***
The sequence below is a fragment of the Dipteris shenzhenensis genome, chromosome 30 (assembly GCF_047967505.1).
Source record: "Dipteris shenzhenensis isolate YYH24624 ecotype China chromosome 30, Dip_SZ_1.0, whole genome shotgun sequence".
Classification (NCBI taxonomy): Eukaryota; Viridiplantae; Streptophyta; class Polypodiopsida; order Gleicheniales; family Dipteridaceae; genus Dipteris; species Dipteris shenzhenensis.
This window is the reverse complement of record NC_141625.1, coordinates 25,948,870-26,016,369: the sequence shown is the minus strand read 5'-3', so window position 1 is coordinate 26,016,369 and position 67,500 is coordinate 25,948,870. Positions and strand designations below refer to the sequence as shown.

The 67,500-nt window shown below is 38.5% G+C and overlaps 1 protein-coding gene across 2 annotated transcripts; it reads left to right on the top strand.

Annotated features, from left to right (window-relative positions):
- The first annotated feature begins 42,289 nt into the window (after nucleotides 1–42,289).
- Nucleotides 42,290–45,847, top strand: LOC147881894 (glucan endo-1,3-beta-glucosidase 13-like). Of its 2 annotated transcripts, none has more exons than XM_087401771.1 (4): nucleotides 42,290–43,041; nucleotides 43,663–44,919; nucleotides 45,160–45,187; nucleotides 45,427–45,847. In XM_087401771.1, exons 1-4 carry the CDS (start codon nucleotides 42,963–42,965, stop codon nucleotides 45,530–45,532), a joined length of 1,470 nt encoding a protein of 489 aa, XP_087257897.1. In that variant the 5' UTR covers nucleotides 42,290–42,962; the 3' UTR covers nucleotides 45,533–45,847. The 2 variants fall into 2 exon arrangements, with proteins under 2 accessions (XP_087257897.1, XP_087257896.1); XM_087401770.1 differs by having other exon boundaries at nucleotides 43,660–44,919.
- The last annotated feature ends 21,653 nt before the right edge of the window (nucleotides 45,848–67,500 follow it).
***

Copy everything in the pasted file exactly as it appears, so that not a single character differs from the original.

The sequence below is a fragment of the Dipteris shenzhenensis genome, chromosome 30 (assembly GCF_047967505.1).
Source record: "Dipteris shenzhenensis isolate YYH24624 ecotype China chromosome 30, Dip_SZ_1.0, whole genome shotgun sequence".
Classification (NCBI taxonomy): Eukaryota; Viridiplantae; Streptophyta; class Polypodiopsida; order Gleicheniales; family Dipteridaceae; genus Dipteris; species Dipteris shenzhenensis.
This window is the reverse complement of record NC_141625.1, coordinates 25,948,870-26,016,369: the sequence shown is the minus strand read 5'-3', so window position 1 is coordinate 26,016,369 and position 67,500 is coordinate 25,948,870. Positions and strand designations below refer to the sequence as shown.

The 67,500-nt window shown below is 38.5% G+C and overlaps 1 protein-coding gene across 2 annotated transcripts; it reads left to right on the top strand.

Annotated features, from left to right (window-relative positions):
- The first annotated feature begins 42,289 nt into the window (after nucleotides 1–42,289).
- Nucleotides 42,290–45,847, top strand: LOC147881894 (glucan endo-1,3-beta-glucosidase 13-like). Of its 2 annotated transcripts, none has more exons than XM_087401771.1 (4): nucleotides 42,290–43,041; nucleotides 43,663–44,919; nucleotides 45,160–45,187; nucleotides 45,427–45,847. In XM_087401771.1, exons 1-4 carry the CDS (start codon nucleotides 42,963–42,965, stop codon nucleotides 45,530–45,532), a joined length of 1,470 nt encoding a protein of 489 aa, XP_087257897.1. In that variant the 5' UTR covers nucleotides 42,290–42,962; the 3' UTR covers nucleotides 45,533–45,847. The 2 variants fall into 2 exon arrangements, with proteins under 2 accessions (XP_087257897.1, XP_087257896.1); XM_087401770.1 differs by having other exon boundaries at nucleotides 43,660–44,919.
- The last annotated feature ends 21,653 nt before the right edge of the window (nucleotides 45,848–67,500 follow it).